Last week, a group calling itself STOP—Sacramento Taxpayers Opposed to Pork—launched a ballot measure requiring voter approval for any public subsidies for a new Kings arena.

The measure would, if it reaches the ballot and is passed by voters, likely spell the end to the arena deal now working its way through City Hall. Because a lot of Sacramentans, maybe most, are deeply skeptical of the arena proposal.

But Bites is also deeply skeptical of STOP’s measure. At least as it’s written now:

“Section 1. Title. This act shall be known and may be cited as the ‘No Public Funding of Arena Act.’”

That’s functional, if not very pretty. But then there’s this:

“Section 2. Voter Approval. The city shall provide no financial support for the development of an Entertainment and Sports Complex (ESC) in the Downtown Railyards site without the approval of a majority of voters.”

That’s it. Actually, Bites added in the periods at the ends of each of those sentences. Because they were missing. Along with a lot of other stuff.

Like definitions. What is an “Entertainment and Sports Complex”? Would this new law prohibit any public money being spent to advance any sports and entertainment facility in the rail yards in the future? How about an entertainment facility like a Mondavi Center-sized concert hall? How about some public money for an amenity that includes sports fields for public use, along with a playground and community center? Is that an “entertainment and sports complex”?

What is the “Downtown Railyards site”? Does it include all of the 240 acres that we commonly think of as the rail yards? Or just the handful of parcels near the train depot now proposed as an arena site?

If backers stop calling it an “Entertainment and Sports Complex” and switch to the more truthful “Kings arena,” would it then be exempt from this ordinance? Wait, it is an ordinance that STOP is after, right? Because it doesn’t actually say.

And what does “financial support” mean? What about a different project that’s 90 percent privately funded, and only needs some help with infrastructure? Would that have to go to a public vote?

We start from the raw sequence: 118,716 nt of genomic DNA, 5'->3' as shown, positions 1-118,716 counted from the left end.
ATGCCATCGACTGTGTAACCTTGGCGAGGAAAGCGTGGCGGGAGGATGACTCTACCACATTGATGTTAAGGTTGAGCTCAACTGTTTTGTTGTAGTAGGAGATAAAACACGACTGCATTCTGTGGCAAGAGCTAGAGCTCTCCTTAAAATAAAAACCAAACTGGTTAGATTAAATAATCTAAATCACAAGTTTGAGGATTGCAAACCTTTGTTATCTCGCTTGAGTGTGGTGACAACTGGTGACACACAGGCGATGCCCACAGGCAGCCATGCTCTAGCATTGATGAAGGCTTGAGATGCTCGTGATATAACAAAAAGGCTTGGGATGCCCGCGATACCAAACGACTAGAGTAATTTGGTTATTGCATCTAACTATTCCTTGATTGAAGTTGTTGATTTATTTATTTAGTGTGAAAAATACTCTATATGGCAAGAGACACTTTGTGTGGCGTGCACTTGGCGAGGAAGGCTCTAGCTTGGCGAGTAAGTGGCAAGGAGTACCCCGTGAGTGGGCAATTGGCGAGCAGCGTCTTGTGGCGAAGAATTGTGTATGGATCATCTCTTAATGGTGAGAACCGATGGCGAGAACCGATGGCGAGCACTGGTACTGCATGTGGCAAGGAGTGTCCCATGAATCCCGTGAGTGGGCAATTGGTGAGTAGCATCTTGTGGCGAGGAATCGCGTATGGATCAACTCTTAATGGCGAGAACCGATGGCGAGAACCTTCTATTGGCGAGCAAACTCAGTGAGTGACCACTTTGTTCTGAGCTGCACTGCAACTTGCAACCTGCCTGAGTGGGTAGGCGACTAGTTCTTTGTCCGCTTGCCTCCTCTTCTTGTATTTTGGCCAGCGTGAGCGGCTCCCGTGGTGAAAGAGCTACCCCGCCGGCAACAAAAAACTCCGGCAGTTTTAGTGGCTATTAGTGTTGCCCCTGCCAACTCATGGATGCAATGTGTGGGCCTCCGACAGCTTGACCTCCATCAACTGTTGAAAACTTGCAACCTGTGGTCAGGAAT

For that matter, is any public expenditure on any infrastructure in the downtown rail yards going to have to come to a public vote, if it helps to develop a sports or entertainment facility?

Would any city planner be allowed to spend even an hour of their time on an arena plan? Or would that be “financial support” requiring a public vote?

“Don’t be ridiculous, Bites,” you say. “Everybody knows what this measure means.” Maybe. But what will it mean five years from now?

The Sacramento city attorney has two weeks to vet this minimalist measure and give it a title and summary. But a full impartial analysis by the city attorney won’t happen until (and unless) STOP collects the 30,000 or so signatures it needs by the end of May. (You can find out more at www.stoparenasubsidy.com.)

That’s very hard to do with a volunteer effort. It will be even harder with a shoddy measure.

If you’ve read this column before, you know Bites supports the idea of a public vote on any multi-hundred-million-dollar arena subsidy for the Kings.

But we needn’t make it impossible for the city to pursue a better project in the future. Last week, Bites spoke briefly with James Cathcart, one of the citizens behind STOP. “We looked around and nobody else was doing it,” he said. Cathcart was for many years a consultant in the California Senate, so he’s not, in his words, “some wide-eyed know-nothing.”

But Bites is, at least on this measure. Because it leaves so many unknowns. There’s time to write a better ordinance protecting the city from boondoggles while still giving City Hall flexibility to go after a good project. Better to stop this measure and start over.